Józef Walaszczyk, from Warsaw, had connections with Jewish people ever since his childhood. At the start of the occupation he was the foreman of a factory outside Warsaw, which employed about 30 Jews, and within the scope of his influence he tried to ensure their safety.
During this period he met a young Jewish woman named Irena Front and became friendly with her. During a hunt for Jews in the autumn of 1940, he rescued her from the Gestapo’s clutches and hid her in his home. Afterward he obtained credible “Aryan” papers for her, paying for them himself. The papers were to serve her until the end of the war. A year later, the Gestapo again arrested her when she left her place of hiding. Józef got involved and by bribing one of the officers of the Criminal Police (Kripo) he was able to arrange for Irena’s release, as well as the release of another 21 Jews. After this incident he was compelled to get a new apartment, where he sheltered Irena and two other Jewish women, Anna and Halina Starzewska. To make sure that they would not have reason to wander about outside, he hired a maid to take care of them. In the autumn of 1944, after the suppression of the Warsaw Uprising, the three women reached the Pruszków transit camp. Again Józef extricated them from their imprisonment and brought them to the farm in the village of Rylsk Wielki where he was then working. They remained there until the liberation and survived. Throughout the entire period in which the three Jewish women were under Józef’s protection he paid for their upkeep.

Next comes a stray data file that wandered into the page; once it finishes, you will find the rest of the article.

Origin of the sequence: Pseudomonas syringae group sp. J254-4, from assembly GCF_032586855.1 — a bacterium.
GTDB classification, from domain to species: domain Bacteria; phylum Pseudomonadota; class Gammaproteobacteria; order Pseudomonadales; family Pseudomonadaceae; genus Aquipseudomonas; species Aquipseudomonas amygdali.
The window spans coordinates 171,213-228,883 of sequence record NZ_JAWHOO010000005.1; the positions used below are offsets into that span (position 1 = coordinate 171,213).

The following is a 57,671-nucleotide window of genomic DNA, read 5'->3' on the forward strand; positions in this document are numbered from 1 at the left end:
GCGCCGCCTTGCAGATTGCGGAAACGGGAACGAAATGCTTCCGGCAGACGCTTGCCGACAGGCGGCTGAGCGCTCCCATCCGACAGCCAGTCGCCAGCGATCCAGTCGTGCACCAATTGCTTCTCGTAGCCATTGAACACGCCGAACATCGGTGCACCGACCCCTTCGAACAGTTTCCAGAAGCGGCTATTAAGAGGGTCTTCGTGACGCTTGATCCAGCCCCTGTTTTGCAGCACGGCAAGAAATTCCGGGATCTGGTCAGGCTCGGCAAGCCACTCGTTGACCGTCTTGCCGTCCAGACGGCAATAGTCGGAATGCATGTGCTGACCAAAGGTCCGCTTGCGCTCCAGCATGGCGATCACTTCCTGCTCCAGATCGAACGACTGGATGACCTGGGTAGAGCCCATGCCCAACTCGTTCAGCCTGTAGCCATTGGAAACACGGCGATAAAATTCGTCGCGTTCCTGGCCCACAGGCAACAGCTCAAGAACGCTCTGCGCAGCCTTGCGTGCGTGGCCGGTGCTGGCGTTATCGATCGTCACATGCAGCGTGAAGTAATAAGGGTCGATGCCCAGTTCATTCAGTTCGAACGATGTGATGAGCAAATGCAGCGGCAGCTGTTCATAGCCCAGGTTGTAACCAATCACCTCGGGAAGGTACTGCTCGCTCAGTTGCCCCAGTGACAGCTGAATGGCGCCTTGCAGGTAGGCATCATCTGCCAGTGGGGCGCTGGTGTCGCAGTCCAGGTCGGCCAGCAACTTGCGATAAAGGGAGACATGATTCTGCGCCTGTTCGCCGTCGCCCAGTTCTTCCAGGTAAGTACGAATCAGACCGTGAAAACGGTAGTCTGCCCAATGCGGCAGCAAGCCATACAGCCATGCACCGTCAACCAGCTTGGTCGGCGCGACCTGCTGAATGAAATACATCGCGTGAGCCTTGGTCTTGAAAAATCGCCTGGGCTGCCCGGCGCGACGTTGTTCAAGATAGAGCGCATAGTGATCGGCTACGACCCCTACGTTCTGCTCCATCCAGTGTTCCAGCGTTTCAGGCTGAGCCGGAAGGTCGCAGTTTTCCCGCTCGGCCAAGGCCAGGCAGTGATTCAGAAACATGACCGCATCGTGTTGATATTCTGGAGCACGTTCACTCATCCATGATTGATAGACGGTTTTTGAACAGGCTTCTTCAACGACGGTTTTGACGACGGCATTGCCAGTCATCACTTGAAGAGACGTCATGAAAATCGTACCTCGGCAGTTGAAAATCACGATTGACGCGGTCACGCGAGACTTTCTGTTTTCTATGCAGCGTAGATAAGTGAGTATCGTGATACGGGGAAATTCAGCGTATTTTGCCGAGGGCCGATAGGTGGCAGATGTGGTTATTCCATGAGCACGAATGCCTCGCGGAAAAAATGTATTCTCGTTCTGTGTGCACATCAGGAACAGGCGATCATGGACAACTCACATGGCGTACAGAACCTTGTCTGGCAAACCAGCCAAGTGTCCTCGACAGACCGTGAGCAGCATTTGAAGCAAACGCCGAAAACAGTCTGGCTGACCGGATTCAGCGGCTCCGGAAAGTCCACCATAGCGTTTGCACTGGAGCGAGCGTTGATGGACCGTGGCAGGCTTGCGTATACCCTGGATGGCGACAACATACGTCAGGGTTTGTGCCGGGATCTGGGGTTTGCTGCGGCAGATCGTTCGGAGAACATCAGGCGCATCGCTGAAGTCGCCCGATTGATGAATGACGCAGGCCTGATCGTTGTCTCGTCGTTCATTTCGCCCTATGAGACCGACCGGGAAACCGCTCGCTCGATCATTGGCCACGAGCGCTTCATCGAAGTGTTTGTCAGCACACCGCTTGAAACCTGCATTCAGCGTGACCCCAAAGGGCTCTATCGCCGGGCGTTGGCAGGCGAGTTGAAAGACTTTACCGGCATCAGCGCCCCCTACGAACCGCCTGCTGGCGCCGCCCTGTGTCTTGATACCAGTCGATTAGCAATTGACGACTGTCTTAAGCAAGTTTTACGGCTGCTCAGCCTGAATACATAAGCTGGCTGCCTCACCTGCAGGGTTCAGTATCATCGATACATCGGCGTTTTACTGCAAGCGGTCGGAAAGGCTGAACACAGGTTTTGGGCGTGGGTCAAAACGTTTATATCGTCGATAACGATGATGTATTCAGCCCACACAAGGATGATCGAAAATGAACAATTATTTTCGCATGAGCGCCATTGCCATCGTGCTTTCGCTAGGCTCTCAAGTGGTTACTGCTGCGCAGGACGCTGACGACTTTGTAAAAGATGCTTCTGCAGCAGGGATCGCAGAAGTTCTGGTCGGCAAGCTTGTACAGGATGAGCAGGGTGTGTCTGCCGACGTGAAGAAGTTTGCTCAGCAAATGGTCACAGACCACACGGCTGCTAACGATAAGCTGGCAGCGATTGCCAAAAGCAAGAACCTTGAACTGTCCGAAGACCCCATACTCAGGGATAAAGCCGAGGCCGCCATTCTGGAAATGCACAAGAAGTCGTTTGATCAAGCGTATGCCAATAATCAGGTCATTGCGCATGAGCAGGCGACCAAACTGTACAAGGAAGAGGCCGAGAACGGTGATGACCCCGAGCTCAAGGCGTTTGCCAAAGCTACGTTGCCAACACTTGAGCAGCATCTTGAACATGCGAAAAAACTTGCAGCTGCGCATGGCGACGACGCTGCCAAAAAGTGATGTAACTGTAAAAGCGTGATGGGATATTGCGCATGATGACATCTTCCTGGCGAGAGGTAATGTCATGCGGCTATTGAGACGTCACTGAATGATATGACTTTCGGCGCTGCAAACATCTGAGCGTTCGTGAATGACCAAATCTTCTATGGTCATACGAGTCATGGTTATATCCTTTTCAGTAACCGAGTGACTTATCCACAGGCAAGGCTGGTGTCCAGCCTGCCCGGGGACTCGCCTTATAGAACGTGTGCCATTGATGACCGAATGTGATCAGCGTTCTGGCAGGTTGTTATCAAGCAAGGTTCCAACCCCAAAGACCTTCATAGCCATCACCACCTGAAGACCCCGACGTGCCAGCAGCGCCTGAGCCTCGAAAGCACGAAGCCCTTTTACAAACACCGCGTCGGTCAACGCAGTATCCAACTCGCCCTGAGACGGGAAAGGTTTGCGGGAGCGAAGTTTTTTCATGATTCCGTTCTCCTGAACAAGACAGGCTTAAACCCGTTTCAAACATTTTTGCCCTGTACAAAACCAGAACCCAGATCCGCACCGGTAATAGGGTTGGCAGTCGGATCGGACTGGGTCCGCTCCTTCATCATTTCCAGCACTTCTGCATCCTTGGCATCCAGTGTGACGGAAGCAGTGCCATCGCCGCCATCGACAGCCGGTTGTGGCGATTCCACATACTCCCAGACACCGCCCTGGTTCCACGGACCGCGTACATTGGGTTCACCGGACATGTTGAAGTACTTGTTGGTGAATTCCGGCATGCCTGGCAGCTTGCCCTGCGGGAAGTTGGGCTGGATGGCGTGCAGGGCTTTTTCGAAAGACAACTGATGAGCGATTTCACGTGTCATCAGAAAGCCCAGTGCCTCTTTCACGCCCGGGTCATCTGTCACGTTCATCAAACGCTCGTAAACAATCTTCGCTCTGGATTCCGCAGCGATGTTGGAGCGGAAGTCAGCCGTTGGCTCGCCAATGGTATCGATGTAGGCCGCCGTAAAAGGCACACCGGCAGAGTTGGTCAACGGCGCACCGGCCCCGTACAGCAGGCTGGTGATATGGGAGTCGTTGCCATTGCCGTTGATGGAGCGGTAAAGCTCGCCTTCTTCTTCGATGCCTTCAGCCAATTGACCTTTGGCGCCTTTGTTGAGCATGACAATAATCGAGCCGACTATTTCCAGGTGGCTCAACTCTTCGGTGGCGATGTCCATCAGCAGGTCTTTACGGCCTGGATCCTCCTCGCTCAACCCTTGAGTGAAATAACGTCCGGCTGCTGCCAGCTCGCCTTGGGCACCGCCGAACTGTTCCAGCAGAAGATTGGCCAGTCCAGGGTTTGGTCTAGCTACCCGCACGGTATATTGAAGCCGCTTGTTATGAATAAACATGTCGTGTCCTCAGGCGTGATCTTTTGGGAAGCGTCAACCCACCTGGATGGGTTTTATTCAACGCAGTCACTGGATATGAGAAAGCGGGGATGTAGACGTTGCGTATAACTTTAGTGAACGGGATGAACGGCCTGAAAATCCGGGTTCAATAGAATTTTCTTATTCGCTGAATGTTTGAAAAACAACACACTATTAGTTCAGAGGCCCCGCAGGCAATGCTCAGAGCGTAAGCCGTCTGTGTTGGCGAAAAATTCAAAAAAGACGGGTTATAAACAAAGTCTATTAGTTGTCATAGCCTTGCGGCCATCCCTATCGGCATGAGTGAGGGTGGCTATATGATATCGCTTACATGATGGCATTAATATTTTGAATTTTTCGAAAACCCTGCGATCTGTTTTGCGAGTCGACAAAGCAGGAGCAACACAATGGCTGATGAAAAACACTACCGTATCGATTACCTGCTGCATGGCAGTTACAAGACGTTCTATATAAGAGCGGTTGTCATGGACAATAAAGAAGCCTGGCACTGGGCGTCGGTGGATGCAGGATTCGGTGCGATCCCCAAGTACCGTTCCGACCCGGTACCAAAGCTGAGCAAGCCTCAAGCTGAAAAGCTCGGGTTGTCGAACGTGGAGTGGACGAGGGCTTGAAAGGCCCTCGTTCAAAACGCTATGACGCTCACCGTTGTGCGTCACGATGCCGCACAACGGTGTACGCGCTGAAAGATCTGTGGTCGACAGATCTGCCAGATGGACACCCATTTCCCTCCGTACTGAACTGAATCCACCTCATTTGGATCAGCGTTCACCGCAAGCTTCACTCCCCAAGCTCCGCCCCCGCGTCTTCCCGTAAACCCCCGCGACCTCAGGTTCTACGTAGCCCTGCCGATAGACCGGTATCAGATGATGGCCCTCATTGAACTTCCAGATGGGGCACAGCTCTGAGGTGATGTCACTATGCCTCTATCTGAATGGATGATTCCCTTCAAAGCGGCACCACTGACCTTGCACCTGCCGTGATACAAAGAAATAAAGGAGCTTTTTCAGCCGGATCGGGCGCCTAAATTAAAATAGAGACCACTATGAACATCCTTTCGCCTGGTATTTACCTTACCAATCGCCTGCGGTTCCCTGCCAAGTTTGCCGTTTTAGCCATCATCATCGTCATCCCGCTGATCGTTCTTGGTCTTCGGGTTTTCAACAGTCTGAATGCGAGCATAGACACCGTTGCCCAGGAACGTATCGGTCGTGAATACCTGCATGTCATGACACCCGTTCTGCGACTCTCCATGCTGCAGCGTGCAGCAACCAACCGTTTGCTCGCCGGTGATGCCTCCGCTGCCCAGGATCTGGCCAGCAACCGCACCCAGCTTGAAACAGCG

He continued to support them after the liberation as well, when they were destitute. On May 9, 2002, Yad Vashem recognized Józef Walszczyk as Righteous Among the Nations.
Today Józef Walaszczyk is active as the Vice President of the Righteous Among the Nations Association in Poland. He was professionally active until 2014, running a purse and bagmaking business.